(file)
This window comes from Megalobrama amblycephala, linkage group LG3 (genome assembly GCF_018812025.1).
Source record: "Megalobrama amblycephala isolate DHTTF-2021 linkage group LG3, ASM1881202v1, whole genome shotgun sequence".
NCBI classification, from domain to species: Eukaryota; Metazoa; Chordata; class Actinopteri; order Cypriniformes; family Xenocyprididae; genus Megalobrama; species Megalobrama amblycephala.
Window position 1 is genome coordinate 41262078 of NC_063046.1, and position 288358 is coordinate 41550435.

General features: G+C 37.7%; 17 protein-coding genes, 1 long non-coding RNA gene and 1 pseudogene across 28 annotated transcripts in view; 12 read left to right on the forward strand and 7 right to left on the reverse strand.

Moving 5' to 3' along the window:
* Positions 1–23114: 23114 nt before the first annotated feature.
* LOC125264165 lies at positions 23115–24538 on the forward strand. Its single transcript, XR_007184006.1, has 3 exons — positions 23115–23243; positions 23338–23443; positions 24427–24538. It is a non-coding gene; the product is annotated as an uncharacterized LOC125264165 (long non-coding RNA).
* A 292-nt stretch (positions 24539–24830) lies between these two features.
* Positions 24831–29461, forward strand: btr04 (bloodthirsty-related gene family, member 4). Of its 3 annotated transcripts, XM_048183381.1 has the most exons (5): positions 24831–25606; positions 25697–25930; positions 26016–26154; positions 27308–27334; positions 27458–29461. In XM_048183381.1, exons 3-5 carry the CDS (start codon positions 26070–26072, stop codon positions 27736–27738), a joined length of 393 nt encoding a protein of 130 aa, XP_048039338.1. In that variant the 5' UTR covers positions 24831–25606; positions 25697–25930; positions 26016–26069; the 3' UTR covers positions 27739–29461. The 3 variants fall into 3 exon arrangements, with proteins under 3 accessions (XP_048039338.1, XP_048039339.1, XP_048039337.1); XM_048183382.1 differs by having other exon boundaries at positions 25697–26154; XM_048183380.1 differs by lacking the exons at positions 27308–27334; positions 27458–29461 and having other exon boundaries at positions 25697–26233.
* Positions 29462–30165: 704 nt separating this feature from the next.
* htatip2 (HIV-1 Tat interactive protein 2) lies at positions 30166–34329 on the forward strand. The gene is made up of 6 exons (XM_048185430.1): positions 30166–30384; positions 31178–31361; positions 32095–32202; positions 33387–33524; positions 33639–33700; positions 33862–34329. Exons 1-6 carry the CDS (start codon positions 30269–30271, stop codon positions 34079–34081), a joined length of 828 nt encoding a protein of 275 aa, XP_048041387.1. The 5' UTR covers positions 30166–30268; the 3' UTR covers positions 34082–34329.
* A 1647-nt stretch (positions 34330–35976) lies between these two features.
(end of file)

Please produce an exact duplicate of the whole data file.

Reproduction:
This window comes from Megalobrama amblycephala, linkage group LG3 (genome assembly GCF_018812025.1).
Source record: "Megalobrama amblycephala isolate DHTTF-2021 linkage group LG3, ASM1881202v1, whole genome shotgun sequence".
NCBI classification, from domain to species: Eukaryota; Metazoa; Chordata; class Actinopteri; order Cypriniformes; family Xenocyprididae; genus Megalobrama; species Megalobrama amblycephala.
Window position 1 is genome coordinate 41262078 of NC_063046.1, and position 288358 is coordinate 41550435.

General features: G+C 37.7%; 17 protein-coding genes, 1 long non-coding RNA gene and 1 pseudogene across 28 annotated transcripts in view; 12 read left to right on the forward strand and 7 right to left on the reverse strand.

Moving 5' to 3' along the window:
* Positions 1–23114: 23114 nt before the first annotated feature.
* LOC125264165 lies at positions 23115–24538 on the forward strand. Its single transcript, XR_007184006.1, has 3 exons — positions 23115–23243; positions 23338–23443; positions 24427–24538. It is a non-coding gene; the product is annotated as an uncharacterized LOC125264165 (long non-coding RNA).
* A 292-nt stretch (positions 24539–24830) lies between these two features.
* Positions 24831–29461, forward strand: btr04 (bloodthirsty-related gene family, member 4). Of its 3 annotated transcripts, XM_048183381.1 has the most exons (5): positions 24831–25606; positions 25697–25930; positions 26016–26154; positions 27308–27334; positions 27458–29461. In XM_048183381.1, exons 3-5 carry the CDS (start codon positions 26070–26072, stop codon positions 27736–27738), a joined length of 393 nt encoding a protein of 130 aa, XP_048039338.1. In that variant the 5' UTR covers positions 24831–25606; positions 25697–25930; positions 26016–26069; the 3' UTR covers positions 27739–29461. The 3 variants fall into 3 exon arrangements, with proteins under 3 accessions (XP_048039338.1, XP_048039339.1, XP_048039337.1); XM_048183382.1 differs by having other exon boundaries at positions 25697–26154; XM_048183380.1 differs by lacking the exons at positions 27308–27334; positions 27458–29461 and having other exon boundaries at positions 25697–26233.
* Positions 29462–30165: 704 nt separating this feature from the next.
* htatip2 (HIV-1 Tat interactive protein 2) lies at positions 30166–34329 on the forward strand. The gene is made up of 6 exons (XM_048185430.1): positions 30166–30384; positions 31178–31361; positions 32095–32202; positions 33387–33524; positions 33639–33700; positions 33862–34329. Exons 1-6 carry the CDS (start codon positions 30269–30271, stop codon positions 34079–34081), a joined length of 828 nt encoding a protein of 275 aa, XP_048041387.1. The 5' UTR covers positions 30166–30268; the 3' UTR covers positions 34082–34329.
* A 1647-nt stretch (positions 34330–35976) lies between these two features.